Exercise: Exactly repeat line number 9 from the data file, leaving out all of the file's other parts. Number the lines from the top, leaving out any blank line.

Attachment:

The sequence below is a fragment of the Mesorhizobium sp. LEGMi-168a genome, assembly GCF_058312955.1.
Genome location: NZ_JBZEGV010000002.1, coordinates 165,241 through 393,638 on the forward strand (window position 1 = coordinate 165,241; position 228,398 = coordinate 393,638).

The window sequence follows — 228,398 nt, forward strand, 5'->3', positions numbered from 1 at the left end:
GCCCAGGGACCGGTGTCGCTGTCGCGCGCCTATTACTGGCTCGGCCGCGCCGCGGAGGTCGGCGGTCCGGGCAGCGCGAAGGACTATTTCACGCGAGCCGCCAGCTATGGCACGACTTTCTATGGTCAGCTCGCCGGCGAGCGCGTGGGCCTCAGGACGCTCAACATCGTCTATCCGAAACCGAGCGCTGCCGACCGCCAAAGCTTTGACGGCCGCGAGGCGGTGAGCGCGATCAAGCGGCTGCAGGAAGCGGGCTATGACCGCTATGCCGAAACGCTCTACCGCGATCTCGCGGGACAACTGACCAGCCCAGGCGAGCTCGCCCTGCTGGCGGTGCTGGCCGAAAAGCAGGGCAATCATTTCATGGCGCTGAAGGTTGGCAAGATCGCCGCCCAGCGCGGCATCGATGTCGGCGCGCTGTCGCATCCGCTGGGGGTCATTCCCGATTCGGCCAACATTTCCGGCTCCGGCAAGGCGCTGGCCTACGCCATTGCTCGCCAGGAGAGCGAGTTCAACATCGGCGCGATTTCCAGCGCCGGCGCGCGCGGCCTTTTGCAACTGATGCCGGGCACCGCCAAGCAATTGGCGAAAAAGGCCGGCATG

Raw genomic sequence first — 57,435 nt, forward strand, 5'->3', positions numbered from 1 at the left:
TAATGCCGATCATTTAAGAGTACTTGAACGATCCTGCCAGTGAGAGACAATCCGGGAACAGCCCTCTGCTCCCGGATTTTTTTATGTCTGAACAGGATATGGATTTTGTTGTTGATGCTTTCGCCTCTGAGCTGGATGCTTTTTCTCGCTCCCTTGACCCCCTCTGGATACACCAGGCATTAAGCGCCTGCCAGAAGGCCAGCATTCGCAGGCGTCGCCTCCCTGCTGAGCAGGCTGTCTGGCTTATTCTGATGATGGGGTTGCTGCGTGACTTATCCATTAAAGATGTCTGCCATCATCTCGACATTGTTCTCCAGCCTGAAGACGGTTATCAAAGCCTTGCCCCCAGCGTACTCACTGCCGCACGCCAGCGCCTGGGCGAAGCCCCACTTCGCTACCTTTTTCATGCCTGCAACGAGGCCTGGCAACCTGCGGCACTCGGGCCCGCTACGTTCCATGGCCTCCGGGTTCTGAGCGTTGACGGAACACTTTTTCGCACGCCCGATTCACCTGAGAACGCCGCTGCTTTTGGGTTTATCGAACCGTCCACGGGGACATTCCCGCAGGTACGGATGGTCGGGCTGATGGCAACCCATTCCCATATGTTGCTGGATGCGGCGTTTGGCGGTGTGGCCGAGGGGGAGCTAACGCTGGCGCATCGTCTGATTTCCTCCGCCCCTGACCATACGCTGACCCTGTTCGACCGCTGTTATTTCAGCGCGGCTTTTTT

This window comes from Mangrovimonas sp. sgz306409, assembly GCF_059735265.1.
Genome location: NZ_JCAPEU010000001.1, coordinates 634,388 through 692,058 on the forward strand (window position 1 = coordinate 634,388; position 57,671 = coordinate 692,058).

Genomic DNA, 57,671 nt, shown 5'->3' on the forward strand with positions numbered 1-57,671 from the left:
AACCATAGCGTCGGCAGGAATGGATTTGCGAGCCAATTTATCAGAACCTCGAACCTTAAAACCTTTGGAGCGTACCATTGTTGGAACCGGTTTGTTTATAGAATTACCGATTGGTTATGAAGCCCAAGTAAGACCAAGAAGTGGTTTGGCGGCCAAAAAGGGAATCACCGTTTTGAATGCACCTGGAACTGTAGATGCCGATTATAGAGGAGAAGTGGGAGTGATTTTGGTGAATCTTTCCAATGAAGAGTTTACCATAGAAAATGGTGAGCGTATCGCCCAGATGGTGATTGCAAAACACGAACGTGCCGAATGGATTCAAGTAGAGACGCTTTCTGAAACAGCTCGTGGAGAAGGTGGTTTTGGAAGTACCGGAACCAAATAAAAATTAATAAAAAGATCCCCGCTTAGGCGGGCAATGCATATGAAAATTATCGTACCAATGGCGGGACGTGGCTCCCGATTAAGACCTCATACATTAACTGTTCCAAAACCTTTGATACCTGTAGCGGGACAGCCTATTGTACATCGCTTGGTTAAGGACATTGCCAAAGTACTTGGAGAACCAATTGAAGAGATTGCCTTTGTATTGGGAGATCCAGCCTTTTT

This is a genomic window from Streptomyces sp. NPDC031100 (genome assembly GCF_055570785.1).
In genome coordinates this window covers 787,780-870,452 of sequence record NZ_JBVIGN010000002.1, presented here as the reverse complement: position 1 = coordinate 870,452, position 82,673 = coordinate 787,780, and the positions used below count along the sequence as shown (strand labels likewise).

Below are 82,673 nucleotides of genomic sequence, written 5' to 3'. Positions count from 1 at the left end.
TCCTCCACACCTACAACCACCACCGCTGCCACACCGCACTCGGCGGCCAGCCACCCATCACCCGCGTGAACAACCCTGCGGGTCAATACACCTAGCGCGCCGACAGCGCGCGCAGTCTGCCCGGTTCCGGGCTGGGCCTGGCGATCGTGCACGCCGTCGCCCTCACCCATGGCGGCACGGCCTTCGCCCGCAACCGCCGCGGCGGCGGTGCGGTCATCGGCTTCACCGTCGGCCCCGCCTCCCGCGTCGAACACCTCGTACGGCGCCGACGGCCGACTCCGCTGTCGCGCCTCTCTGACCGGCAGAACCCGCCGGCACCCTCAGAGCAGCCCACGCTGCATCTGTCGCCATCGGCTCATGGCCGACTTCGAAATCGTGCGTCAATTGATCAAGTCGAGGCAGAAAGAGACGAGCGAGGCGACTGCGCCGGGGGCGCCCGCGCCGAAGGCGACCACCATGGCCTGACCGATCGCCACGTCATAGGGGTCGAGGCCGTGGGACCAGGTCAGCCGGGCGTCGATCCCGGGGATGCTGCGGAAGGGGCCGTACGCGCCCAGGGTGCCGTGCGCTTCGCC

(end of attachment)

Genomic DNA, 57,671 nt, shown 5'->3' on the forward strand with positions numbered 1-57,671 from the left: